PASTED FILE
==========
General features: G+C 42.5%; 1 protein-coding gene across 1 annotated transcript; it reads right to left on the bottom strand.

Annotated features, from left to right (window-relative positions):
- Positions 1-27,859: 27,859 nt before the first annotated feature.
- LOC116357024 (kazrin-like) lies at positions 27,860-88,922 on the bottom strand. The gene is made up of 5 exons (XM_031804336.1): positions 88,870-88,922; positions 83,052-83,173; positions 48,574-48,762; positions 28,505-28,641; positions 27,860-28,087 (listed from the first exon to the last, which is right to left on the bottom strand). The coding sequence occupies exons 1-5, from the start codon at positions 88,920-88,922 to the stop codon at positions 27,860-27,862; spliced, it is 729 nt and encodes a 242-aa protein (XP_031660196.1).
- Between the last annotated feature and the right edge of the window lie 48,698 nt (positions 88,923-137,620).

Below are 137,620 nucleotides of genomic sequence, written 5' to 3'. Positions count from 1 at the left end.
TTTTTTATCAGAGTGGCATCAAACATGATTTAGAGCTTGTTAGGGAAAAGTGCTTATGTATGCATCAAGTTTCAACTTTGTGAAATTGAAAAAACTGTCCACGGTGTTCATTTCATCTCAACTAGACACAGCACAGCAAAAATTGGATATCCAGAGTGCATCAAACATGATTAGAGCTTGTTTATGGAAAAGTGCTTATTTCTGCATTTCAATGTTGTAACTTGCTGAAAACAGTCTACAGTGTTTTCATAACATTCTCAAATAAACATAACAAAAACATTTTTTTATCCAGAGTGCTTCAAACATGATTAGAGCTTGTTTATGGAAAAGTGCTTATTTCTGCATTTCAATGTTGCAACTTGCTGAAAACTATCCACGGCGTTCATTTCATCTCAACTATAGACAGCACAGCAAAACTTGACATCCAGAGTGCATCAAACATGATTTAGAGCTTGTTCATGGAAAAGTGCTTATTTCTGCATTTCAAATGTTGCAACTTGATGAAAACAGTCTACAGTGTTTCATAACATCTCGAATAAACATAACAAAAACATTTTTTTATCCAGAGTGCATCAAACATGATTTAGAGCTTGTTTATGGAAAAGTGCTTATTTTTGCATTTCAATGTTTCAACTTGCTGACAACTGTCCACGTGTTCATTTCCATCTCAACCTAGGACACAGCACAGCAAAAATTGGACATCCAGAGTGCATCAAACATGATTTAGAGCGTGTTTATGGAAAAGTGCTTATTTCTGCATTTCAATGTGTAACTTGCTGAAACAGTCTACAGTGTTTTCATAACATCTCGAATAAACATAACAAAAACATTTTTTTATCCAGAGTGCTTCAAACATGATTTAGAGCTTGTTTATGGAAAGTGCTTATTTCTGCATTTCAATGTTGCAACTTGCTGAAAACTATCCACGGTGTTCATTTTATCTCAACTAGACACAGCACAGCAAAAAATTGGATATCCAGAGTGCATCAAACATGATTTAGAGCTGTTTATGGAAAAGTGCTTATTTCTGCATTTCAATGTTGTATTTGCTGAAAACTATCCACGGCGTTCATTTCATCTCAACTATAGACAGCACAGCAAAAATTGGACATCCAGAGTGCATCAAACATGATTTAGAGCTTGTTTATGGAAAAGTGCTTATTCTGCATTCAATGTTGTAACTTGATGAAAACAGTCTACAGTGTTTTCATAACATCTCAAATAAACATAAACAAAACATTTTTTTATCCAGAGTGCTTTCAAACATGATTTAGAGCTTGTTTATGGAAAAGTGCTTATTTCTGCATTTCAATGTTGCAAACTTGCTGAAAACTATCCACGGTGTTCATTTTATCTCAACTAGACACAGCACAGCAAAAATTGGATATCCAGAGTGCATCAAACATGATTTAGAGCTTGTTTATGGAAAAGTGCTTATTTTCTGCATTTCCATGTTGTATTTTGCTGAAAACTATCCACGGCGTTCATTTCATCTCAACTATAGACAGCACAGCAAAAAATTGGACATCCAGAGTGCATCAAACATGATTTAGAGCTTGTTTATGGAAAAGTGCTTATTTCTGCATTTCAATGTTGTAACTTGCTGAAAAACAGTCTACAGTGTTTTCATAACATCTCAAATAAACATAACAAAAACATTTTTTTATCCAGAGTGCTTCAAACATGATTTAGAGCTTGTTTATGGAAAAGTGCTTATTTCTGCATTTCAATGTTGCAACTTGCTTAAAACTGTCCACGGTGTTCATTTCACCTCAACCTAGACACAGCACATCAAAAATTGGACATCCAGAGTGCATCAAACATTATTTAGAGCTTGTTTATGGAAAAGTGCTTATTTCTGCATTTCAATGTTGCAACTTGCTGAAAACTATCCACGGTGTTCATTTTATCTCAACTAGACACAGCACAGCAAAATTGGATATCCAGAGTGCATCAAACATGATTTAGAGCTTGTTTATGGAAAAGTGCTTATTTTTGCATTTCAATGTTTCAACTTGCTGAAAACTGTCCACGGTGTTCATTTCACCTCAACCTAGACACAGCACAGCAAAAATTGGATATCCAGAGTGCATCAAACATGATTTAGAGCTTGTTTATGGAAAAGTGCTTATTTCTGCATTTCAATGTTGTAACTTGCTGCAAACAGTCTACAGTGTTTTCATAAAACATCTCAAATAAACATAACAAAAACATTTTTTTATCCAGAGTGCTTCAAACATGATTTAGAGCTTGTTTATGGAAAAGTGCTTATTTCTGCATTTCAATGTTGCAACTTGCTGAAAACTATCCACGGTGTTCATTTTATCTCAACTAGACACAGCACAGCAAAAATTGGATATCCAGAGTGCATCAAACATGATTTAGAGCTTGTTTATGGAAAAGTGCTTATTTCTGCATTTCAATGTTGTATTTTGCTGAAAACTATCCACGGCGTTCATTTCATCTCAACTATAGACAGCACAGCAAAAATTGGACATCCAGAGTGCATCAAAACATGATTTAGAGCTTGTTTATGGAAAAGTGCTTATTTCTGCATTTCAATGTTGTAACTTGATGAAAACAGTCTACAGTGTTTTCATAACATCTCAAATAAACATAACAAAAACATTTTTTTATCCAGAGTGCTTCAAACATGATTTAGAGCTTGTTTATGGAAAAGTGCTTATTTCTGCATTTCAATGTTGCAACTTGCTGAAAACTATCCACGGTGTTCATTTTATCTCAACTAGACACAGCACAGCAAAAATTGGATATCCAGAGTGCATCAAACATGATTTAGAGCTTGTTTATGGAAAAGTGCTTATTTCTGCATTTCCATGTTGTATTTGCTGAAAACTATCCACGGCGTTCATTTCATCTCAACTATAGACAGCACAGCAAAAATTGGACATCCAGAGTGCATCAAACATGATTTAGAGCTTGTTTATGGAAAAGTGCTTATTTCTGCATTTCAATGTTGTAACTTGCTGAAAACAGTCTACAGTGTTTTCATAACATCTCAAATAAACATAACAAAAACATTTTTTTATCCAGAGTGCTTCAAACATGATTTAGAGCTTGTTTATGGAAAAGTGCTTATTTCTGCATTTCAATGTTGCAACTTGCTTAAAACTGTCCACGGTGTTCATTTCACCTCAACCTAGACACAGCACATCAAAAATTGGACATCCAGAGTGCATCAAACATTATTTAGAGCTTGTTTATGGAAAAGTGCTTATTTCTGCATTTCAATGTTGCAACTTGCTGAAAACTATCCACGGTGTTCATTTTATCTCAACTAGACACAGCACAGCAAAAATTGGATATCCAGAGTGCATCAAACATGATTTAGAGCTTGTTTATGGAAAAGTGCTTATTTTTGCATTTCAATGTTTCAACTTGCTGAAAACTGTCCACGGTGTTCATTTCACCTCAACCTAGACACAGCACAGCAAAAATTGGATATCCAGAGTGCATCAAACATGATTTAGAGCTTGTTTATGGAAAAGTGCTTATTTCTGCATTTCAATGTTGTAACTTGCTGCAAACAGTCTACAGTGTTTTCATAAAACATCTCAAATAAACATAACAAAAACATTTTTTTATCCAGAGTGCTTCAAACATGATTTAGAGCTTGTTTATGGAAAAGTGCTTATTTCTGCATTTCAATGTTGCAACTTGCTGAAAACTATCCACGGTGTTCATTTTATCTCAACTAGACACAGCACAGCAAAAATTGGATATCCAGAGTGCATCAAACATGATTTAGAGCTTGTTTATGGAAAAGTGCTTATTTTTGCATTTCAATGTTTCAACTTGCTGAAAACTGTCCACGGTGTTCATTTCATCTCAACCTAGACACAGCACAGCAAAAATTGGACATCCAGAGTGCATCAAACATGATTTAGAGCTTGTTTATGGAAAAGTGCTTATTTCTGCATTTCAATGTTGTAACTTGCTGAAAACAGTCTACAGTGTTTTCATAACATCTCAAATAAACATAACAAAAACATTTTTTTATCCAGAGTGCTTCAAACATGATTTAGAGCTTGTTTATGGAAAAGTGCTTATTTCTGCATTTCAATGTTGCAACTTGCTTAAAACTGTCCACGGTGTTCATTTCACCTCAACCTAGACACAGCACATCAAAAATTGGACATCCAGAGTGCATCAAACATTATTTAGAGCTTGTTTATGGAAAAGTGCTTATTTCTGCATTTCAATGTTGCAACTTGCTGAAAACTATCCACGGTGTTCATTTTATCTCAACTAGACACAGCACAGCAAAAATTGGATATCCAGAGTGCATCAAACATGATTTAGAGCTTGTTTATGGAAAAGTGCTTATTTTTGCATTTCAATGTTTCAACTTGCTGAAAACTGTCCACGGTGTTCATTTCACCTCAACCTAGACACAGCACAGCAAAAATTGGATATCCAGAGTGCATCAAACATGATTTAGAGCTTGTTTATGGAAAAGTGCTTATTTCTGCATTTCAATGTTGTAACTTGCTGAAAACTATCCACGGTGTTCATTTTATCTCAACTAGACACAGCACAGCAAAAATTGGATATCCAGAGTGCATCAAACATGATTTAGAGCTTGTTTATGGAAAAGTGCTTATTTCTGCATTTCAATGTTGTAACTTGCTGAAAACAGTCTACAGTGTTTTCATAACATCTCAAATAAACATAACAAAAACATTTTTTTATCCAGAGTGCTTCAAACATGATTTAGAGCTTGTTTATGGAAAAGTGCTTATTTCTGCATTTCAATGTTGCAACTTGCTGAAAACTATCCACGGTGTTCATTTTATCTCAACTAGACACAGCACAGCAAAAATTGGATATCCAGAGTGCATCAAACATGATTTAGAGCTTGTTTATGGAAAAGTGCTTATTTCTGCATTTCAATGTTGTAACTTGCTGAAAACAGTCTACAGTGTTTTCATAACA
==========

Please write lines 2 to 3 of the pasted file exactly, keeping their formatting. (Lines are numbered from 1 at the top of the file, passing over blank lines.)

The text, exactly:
Annotated features, from left to right (window-relative positions):
- Positions 1-27,859: 27,859 nt before the first annotated feature.